Modification of the NADH of the Isoniazid Target (InhA) from Mycobacterium tuberculosis | Academic Article individual record

The preferred antitubercular drug isoniazid specifically targets a long-chain enoyl-acyl carrier protein reductase (InhA), an enzyme essential for mycolic acid biosynthesis in Mycobacterium tuberculosis. Despite the widespread use of this drug for more than 40 years, its precise mode of action has remained obscure. Data from x-ray crystallography and mass spectrometry reveal that the mechanism of isoniazid action against InhA is covalent attachment of the activated form of the drug to the nicotinamide ring of nicotinamide adenine dinucleotide bound within the active site of InhA.

author list (cited authors)
Rozwarski, D. A., Grant, G. A., Barton, D., Jacobs, W. R., & Sacchettini, J. C.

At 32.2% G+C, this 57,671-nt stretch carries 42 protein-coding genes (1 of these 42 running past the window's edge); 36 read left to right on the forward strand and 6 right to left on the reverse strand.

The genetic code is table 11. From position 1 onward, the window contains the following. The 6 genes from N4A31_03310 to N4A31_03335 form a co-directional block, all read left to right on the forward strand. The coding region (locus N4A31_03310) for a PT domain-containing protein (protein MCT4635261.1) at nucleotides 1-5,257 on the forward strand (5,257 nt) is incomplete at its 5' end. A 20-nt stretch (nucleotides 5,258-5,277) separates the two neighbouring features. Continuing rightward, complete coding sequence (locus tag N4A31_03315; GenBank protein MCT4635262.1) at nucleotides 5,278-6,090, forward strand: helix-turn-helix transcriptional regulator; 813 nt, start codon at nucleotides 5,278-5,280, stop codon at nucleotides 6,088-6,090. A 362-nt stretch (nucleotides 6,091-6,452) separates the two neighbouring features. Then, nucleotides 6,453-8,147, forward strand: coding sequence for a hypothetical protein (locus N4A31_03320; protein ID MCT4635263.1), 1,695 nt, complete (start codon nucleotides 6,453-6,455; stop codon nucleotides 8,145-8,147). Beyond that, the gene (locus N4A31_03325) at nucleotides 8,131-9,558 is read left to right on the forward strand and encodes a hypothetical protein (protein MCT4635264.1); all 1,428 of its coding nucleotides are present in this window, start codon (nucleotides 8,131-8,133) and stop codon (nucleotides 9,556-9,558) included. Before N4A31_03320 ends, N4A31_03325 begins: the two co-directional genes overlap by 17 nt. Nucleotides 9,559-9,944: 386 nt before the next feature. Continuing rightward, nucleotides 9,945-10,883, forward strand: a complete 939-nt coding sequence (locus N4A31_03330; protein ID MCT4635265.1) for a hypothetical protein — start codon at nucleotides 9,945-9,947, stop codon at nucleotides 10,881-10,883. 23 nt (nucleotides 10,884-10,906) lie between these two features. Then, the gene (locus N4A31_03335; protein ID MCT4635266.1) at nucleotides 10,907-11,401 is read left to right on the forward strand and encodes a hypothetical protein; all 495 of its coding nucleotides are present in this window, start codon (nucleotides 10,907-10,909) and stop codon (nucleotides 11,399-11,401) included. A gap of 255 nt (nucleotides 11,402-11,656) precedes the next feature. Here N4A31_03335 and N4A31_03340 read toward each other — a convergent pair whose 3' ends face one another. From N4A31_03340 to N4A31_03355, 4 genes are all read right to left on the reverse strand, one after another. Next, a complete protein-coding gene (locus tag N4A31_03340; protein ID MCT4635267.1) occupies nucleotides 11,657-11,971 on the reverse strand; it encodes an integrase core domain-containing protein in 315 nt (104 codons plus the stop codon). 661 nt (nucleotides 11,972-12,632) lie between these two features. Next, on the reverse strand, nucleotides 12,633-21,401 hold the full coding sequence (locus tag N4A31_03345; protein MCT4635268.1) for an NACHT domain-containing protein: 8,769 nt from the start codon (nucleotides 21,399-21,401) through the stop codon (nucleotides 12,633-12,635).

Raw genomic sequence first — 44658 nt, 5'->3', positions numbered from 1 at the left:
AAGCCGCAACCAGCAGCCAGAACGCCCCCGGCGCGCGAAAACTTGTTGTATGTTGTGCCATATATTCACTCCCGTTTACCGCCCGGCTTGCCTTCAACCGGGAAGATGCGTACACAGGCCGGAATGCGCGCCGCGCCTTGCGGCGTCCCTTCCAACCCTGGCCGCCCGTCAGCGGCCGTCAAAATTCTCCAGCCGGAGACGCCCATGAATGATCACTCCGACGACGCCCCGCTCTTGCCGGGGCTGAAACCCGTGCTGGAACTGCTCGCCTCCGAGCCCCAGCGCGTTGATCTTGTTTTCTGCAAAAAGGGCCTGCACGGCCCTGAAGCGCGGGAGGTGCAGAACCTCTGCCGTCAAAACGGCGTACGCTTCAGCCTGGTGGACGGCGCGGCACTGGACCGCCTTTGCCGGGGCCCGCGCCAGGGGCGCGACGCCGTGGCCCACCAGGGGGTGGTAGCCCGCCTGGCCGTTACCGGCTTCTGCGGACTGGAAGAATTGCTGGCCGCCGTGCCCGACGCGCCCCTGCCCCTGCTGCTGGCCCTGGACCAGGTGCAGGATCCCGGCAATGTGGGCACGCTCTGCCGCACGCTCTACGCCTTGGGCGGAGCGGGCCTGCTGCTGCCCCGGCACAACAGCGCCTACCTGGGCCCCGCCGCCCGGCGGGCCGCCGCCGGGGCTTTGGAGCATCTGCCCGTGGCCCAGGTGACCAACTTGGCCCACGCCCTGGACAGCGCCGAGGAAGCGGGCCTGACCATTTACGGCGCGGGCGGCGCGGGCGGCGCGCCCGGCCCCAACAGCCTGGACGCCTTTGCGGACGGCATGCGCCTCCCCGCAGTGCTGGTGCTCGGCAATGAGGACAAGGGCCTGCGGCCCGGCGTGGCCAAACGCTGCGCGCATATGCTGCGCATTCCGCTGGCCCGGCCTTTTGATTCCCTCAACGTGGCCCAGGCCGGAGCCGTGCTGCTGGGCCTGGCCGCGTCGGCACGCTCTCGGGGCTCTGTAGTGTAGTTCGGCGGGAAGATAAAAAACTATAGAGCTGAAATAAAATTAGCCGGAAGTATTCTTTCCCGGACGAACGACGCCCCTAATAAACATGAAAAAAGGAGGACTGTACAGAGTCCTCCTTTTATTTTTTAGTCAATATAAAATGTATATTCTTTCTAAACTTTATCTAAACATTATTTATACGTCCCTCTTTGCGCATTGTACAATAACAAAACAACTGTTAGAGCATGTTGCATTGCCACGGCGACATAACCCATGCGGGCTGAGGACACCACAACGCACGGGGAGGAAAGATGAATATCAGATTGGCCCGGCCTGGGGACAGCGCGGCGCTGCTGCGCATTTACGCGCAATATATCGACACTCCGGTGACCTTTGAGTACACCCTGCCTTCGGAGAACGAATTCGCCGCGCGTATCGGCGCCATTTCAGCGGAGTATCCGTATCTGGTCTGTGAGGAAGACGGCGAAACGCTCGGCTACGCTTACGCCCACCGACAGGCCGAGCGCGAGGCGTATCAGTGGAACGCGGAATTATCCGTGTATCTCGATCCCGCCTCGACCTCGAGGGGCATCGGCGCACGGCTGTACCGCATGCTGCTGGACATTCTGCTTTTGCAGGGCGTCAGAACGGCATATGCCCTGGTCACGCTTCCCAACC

publication date
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  • Isoniazid
  • NAD
  • Fatty Acid Synthetase Complex
  • Crystallography, X-Ray
  • Drug Resistance, Microbial
  • Enoyl-(acyl-carrier-protein) Reductase (nadh)
  • Mycolic Acids
  • Mutation
  • Mass Spectrometry
  • Biotransformation
  • Fatty Acid Synthases
  • Oxidoreductases
  • Binding Sites
  • Bacterial Proteins
  • Mycobacterium Tuberculosis
  • Antitubercular Agents
  • Models, Molecular
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